Nieuwe ontdekkingen en mogelijkheden in het onderzoek aan Scholeksters dankzij het UvA Bird Tracking Systeem

Translated title of the contribution: Using the UvA Bird Tracking Systeem (UvA-BiTS) in oystercatcher haematopus ostralegus research

B. J. Ens, R. A. Bom, A. M. Dokter, K. Oosterbeek, Jan de Jong, W. Bouten

Research output: Contribution to journal/periodicalArticleProfessional

Abstract

This paper reports on new discoveries and new possibilities
due to the deployment of the UvA Bird Tracking System
(UvA-BiTS; Bouten et al. 2013) in our investigations of
the behavioural ecology of Oystercatchers. This GPS tracker
is powered by solar cells and not only stores GPS locations,
but also measurements with a tri-axial accelerometer, which
can be used to infer behaviour (Shamoun-Baranes et al. 2012;
fig. 4). Since 2008, 72 Oystercatchers were fitted with such
GPS trackers.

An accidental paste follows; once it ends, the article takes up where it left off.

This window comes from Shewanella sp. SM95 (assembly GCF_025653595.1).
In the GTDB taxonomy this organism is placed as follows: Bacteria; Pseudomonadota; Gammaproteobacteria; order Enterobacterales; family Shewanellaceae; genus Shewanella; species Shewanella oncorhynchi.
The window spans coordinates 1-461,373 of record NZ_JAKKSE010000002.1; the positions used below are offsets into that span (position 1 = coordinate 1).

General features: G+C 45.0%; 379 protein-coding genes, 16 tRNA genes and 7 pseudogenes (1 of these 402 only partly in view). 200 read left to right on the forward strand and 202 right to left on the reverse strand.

Contrary to our expectations, Oystercatchers breeding in the
polder of Ameland, where they can feed on earthworms and
tipulid larvae, continued to visit the Wadden Sea mudflats
throughout the breeding season, just like birds breeding on
the saltmarsh of Schiermonnikoog (Fig. 1). We were equally
surprised to learn that the breeding populations on both
islands included migrants. Whereas many breeding birds
remained within 10 km of the breeding territory throughout
the winter (Fig. 2), a minority moved much greater distances
to a clearly distinct wintering area (Fig. 4). Fidelity to a
particular wintering area was high, irrespective of distance
moved.
We also show examples of the potential of UvA-BiTS to address
important scientific questions. Young birds must find
a good place to learn how to survive and Fig. 5 shows the
behaviour of such a bird: it stays for several months in a particular
location and then moves to a new location. Once an
individual is sufficiently proficient at surviving, it can enter
the competition for breeding territories as a club-bird, usually
at the age of three years. Figure 6 compares the ranging
behaviour of a non-breeder to that of a breeder at the height
of the breeding season
Translated title of the contributionUsing the UvA Bird Tracking Systeem (UvA-BiTS) in oystercatcher haematopus ostralegus research
Original languageDutch
Pages (from-to)117-128
Number of pages12
JournalLimosa
Volume87
Issue number2-3
Publication statusPublished - 2014

Keywords

  • national

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